The Average American Has a Smaller Chance of Being Audited by the IRS
It’s official: taxpayers today have a much smaller chance of being audited by the Internal Revenue Service (IRS).
Budget cuts, staff reductions, and changes to collection policies have dramatically reduced the number of IRS audits that are issued annually. The first factor—a reduced budget—has, per experts, played the largest role in reducing the frequency of audits. In 2018, the government entity’s budget, $11.2 billion, was nearly one billion dollars less than it was in 2010.
But experts have also indicated that reductions in audits and budget shouldn’t be viewed as an indication that the IRS has ceased pursuing tax evaders. On the contrary, the average American has a 1-in-160 chance of being audited; those who earn more than $200,000 annually have a 1-in-80 chance of being audited. Both rates are notably lower than their 2010 counterparts, but they are nevertheless considerable in the context of a nation with more than 325 million citizens.
Moreover, it’s also been noted that IRS agents still target questionable tax returns, even if they don’t issue an official audit when they do so.
When something on a return “doesn’t seem right”—charitable deductions, property valuations, dependents, income, and more—an IRS employee will usually investigate and inquire about the nature of the anomaly. Inaccuracies are frequently corrected, and corresponding fines are paid, all without the issuance of a traditional audit. In this way, smaller-scale errors and mistakes—not extensive efforts to avoid paying taxes outright—can be corrected in a way that saves the individual and the IRS time.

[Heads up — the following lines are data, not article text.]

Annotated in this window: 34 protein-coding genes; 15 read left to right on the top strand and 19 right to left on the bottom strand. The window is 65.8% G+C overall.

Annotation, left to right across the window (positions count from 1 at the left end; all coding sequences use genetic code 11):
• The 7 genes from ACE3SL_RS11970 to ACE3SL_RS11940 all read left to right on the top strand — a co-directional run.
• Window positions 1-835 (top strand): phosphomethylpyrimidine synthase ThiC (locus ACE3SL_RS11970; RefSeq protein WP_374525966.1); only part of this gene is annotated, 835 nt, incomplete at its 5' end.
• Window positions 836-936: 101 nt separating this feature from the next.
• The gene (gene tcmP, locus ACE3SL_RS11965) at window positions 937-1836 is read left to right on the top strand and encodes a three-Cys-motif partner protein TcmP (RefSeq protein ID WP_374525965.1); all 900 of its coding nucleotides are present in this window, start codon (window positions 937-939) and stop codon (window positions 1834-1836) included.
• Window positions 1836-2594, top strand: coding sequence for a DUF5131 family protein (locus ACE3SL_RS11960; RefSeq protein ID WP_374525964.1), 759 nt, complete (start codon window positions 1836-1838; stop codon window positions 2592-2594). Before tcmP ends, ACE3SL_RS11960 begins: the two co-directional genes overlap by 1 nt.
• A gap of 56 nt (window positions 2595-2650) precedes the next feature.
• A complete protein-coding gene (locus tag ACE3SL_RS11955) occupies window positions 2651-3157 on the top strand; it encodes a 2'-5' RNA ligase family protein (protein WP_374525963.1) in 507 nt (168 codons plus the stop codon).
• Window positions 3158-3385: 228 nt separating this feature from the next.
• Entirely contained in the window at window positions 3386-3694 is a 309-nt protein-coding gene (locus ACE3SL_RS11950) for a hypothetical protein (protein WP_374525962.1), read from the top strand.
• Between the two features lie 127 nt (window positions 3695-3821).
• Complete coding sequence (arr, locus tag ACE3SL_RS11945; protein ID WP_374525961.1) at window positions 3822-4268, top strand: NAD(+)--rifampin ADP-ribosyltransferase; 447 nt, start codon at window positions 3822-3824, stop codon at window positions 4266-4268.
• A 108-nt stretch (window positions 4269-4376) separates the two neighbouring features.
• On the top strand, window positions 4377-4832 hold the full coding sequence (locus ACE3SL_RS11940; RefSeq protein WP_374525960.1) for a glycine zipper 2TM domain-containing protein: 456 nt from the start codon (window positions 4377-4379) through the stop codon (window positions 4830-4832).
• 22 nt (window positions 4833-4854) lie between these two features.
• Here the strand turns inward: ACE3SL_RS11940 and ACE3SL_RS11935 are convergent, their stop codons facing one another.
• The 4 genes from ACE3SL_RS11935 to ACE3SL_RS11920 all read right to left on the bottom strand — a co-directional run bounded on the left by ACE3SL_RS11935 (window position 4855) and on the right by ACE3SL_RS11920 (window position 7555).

Experts have stated that the best way to avoid being audited and/or questioned by the IRS is by being honest and accurate when filing tax returns. Income, deductions, and technical information should all be double checked, and in the instance that a component of a return is unclear, an expert should be consulted. (Many banks and some grocery stores offer tax-preparation services, which cost as little as $10.) Additionally, tax-filing software helps individuals to accurately and expediently complete returns. Tax-filing software is generally inexpensive.
So long as major inaccuracies and changes in financial status are avoided, the chances of being audited are lower today than they have been in many years. With that said, tax filers still need to be vigilant and focused when paying their due to the government.